|I realize that most RVs are only built for summer. But yet there are literally thousands of RV owners also using their rigs during winter. Like us, they are facing quite a few challenges.|
Challenge #1 is the incredibly bad insulation of RVs.
Just to mention a few spots where improvements could be done without incurring much of a higher cost.
- Compartment doors have no insulation whatsoever
- entry doors are often having gaps to the frame
- Slide-outs have the thinnest walls of the RV
- Aux. showers are installed in a cheap plastic box with no insulation behind it.
- No insulation where outside water inlets are crossing the wall
- Underbellies are generally only covered with a thin tar paper, instead of using hard-backed high density foam.
- No insulation at the power inlet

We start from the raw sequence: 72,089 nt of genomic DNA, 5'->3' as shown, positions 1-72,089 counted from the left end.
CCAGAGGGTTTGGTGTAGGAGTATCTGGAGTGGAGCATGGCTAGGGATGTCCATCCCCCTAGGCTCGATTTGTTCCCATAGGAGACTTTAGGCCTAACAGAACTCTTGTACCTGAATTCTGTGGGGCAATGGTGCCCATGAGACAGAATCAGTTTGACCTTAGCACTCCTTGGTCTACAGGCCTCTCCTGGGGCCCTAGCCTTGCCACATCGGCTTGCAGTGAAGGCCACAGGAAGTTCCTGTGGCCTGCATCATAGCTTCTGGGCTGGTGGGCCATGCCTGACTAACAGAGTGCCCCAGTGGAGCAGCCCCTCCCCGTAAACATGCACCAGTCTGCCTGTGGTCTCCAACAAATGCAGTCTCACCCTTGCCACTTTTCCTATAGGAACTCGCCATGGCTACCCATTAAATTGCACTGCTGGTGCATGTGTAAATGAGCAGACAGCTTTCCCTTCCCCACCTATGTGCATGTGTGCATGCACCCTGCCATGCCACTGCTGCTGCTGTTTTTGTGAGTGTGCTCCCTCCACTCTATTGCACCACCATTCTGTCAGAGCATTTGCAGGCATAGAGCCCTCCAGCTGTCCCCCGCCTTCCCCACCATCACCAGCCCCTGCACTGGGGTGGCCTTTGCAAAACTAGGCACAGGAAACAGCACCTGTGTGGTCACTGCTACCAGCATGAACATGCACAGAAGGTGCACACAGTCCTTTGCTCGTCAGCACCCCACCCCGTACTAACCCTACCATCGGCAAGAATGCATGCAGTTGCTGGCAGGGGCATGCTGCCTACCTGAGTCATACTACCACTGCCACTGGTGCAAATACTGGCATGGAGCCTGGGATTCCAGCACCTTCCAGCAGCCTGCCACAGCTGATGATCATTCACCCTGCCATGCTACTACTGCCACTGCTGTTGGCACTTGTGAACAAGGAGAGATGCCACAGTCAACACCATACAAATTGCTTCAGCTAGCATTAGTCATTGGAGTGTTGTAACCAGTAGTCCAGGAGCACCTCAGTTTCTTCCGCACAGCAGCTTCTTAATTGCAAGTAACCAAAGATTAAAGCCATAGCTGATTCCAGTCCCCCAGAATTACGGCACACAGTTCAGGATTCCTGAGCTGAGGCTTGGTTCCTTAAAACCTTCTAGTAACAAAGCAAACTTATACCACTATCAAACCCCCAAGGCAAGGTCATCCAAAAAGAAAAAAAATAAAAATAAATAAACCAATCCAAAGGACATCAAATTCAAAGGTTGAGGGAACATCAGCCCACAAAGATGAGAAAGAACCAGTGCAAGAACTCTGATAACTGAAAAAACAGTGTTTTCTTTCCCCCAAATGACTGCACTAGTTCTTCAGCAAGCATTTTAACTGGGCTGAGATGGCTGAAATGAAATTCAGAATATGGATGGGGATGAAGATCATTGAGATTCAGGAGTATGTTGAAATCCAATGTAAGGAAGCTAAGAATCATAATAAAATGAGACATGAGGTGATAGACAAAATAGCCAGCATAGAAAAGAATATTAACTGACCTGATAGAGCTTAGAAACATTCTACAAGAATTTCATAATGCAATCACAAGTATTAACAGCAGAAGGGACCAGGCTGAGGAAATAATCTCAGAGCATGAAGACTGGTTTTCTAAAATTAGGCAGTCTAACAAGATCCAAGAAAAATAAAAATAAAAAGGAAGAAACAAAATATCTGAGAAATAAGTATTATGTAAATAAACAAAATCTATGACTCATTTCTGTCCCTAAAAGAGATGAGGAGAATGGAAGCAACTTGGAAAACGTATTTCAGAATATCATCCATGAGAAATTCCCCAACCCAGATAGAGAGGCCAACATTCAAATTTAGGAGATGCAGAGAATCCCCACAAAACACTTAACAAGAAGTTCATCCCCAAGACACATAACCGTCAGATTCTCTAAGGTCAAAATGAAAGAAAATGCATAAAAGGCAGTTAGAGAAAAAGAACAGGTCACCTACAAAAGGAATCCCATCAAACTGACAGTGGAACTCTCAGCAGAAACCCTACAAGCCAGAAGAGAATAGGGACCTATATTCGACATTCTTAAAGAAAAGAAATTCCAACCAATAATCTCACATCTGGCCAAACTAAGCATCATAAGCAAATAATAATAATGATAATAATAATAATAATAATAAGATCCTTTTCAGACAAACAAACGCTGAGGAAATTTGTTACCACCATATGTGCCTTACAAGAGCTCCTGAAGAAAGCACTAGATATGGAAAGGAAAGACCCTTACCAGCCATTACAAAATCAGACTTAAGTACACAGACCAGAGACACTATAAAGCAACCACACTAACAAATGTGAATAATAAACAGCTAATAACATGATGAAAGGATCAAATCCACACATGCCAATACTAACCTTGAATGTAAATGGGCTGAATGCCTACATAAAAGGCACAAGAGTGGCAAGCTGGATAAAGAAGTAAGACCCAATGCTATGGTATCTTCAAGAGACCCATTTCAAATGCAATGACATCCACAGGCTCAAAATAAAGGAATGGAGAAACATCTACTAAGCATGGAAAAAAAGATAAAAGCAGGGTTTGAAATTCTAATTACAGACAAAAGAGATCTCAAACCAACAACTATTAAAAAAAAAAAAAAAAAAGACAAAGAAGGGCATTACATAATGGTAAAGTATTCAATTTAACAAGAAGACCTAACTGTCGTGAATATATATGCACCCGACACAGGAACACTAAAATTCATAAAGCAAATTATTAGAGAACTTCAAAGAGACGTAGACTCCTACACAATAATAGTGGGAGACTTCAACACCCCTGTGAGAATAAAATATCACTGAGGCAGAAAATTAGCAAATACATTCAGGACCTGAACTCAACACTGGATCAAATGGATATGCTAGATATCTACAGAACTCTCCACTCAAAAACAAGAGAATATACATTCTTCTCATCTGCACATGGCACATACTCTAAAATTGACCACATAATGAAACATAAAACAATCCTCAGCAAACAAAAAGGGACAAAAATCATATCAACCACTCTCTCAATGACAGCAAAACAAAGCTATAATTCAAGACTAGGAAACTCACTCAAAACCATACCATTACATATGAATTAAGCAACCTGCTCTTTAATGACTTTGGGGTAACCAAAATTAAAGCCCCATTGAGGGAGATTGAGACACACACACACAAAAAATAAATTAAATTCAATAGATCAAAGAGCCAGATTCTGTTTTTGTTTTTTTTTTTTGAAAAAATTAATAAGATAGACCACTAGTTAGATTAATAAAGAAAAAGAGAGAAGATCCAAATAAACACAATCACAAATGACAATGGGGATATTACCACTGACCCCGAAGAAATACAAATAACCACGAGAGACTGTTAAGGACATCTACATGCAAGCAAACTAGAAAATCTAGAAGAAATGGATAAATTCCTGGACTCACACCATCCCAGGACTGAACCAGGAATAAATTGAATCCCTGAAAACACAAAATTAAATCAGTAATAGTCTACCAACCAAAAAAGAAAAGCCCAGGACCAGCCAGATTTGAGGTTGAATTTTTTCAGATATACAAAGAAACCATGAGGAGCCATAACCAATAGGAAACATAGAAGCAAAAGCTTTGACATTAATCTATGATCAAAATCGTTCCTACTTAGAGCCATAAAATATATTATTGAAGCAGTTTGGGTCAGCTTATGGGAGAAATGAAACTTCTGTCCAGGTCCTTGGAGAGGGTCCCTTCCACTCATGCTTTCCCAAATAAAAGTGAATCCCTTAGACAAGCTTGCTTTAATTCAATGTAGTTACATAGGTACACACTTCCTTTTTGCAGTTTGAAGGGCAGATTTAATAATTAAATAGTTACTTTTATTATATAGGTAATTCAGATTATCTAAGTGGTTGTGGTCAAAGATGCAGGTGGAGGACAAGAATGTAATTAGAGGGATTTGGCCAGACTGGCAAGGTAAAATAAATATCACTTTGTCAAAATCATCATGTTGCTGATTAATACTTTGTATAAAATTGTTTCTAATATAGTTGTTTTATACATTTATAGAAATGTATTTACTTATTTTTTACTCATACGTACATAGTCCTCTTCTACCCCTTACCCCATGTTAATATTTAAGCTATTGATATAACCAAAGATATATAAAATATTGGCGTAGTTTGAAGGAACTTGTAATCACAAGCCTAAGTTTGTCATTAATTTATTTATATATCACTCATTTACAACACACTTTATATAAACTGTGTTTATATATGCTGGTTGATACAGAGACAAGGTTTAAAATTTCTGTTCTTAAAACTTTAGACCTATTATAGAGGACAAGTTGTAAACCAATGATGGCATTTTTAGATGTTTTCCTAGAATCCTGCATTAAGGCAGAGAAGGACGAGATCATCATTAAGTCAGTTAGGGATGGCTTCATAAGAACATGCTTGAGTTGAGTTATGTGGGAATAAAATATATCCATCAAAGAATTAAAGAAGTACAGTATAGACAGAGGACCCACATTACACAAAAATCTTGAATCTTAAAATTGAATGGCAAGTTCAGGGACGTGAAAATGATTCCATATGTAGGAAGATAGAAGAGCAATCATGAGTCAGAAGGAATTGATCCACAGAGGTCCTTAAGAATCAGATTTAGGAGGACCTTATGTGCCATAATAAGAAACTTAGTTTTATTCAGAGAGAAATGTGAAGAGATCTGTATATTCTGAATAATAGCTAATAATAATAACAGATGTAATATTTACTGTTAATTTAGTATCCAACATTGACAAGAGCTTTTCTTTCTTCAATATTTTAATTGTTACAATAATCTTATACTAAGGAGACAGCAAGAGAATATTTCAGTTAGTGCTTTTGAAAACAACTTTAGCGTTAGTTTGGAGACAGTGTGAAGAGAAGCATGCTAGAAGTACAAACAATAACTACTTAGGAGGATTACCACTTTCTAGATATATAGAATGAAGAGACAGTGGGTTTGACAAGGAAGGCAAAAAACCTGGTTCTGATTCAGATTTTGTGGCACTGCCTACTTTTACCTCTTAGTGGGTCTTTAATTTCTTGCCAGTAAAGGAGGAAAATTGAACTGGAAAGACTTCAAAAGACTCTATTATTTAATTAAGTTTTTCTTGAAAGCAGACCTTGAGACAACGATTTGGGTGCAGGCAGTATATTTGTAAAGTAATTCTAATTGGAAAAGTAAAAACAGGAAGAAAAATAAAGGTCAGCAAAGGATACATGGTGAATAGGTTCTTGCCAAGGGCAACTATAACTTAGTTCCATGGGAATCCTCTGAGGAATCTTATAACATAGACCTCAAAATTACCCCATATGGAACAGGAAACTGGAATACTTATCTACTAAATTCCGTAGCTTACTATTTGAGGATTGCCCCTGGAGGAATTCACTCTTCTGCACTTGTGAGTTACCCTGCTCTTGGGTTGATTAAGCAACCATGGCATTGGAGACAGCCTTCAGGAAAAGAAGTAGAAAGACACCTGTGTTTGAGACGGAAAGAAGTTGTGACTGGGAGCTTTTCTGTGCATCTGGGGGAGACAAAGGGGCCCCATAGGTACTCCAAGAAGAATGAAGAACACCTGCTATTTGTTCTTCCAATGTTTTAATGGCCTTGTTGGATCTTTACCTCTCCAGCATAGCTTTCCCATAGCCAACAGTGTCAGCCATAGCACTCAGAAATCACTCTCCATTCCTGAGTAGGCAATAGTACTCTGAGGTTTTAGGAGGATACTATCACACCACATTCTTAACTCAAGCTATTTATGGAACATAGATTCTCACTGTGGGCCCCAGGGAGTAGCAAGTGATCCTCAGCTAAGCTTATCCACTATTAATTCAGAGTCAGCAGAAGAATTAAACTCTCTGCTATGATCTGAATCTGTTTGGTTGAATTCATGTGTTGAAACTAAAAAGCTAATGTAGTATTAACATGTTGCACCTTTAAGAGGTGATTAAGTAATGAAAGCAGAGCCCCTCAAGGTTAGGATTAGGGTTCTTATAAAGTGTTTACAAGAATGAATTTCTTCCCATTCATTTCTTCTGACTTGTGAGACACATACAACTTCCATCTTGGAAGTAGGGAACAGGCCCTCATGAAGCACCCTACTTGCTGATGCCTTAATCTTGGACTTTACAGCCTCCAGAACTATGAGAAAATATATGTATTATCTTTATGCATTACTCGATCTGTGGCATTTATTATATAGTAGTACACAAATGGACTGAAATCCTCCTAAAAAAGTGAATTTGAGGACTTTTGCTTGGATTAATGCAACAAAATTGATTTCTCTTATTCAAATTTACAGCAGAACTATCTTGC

Now, I know that RVs CAN be delivered with double pane windows, but fact is most RVs on the market have left the factory with single pane windows. European RVs have been manufactured with double-pane PLEXI windows since the early eighties. No condensation problems there!
These windows are also light-weight, with “light-weight” being a good point in most RV-sales over the recent years.
And speaking about light-weight RVs, one has to wonder about the heavy-duty truck-style welded steel frames American RV-manufacturers are putting under their RVs. Aluminum frames WOULD be more expensive but would also make a significant contribution to make the RV light-weight. That in turn would lead to that bumper-pull trailers could be pulled by smaller vehicles.
But I guess if consumers don’t demand changes, change will not come from manufacturers.
Have a comment? Let’s have it and thanks for hanging in here.
Tuesday, November 11, 2014
Why Are American RVs Built So Cheaply?
Compiled by: Peter at 8:53 PM